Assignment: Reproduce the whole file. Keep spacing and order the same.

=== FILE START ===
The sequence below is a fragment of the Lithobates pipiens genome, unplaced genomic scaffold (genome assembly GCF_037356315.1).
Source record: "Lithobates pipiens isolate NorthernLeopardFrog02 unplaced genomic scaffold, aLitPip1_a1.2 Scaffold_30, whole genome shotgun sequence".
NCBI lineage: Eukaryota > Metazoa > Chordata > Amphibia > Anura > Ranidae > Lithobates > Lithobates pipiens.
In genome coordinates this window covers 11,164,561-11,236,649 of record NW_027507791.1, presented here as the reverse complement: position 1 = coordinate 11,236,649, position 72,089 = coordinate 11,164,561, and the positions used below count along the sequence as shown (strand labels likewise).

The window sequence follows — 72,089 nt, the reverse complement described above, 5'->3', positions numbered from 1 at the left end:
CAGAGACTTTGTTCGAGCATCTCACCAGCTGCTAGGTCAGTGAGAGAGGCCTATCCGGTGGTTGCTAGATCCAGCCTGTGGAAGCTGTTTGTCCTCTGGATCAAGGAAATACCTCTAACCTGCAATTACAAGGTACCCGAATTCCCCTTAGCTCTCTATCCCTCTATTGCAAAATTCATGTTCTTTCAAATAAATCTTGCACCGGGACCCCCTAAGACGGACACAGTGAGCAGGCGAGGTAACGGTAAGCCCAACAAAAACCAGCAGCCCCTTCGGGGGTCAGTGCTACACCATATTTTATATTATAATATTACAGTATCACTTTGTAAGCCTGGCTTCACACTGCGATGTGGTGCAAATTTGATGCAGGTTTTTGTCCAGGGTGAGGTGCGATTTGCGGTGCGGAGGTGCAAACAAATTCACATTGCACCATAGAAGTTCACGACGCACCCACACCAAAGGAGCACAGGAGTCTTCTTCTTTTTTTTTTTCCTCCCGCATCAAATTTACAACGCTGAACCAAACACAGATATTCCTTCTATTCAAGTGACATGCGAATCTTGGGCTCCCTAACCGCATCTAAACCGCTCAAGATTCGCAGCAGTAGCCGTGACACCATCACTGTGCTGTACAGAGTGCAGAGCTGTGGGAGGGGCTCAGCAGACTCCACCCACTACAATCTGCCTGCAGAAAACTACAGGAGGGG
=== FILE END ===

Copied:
The sequence below is a fragment of the Lithobates pipiens genome, unplaced genomic scaffold (genome assembly GCF_037356315.1).
Source record: "Lithobates pipiens isolate NorthernLeopardFrog02 unplaced genomic scaffold, aLitPip1_a1.2 Scaffold_30, whole genome shotgun sequence".
NCBI lineage: Eukaryota > Metazoa > Chordata > Amphibia > Anura > Ranidae > Lithobates > Lithobates pipiens.
In genome coordinates this window covers 11,164,561-11,236,649 of record NW_027507791.1, presented here as the reverse complement: position 1 = coordinate 11,236,649, position 72,089 = coordinate 11,164,561, and the positions used below count along the sequence as shown (strand labels likewise).

The window sequence follows — 72,089 nt, the reverse complement described above, 5'->3', positions numbered from 1 at the left end:
CAGAGACTTTGTTCGAGCATCTCACCAGCTGCTAGGTCAGTGAGAGAGGCCTATCCGGTGGTTGCTAGATCCAGCCTGTGGAAGCTGTTTGTCCTCTGGATCAAGGAAATACCTCTAACCTGCAATTACAAGGTACCCGAATTCCCCTTAGCTCTCTATCCCTCTATTGCAAAATTCATGTTCTTTCAAATAAATCTTGCACCGGGACCCCCTAAGACGGACACAGTGAGCAGGCGAGGTAACGGTAAGCCCAACAAAAACCAGCAGCCCCTTCGGGGGTCAGTGCTACACCATATTTTATATTATAATATTACAGTATCACTTTGTAAGCCTGGCTTCACACTGCGATGTGGTGCAAATTTGATGCAGGTTTTTGTCCAGGGTGAGGTGCGATTTGCGGTGCGGAGGTGCAAACAAATTCACATTGCACCATAGAAGTTCACGACGCACCCACACCAAAGGAGCACAGGAGTCTTCTTCTTTTTTTTTTTCCTCCCGCATCAAATTTACAACGCTGAACCAAACACAGATATTCCTTCTATTCAAGTGACATGCGAATCTTGGGCTCCCTAACCGCATCTAAACCGCTCAAGATTCGCAGCAGTAGCCGTGACACCATCACTGTGCTGTACAGAGTGCAGAGCTGTGGGAGGGGCTCAGCAGACTCCACCCACTACAATCTGCCTGCAGAAAACTACAGGAGGGG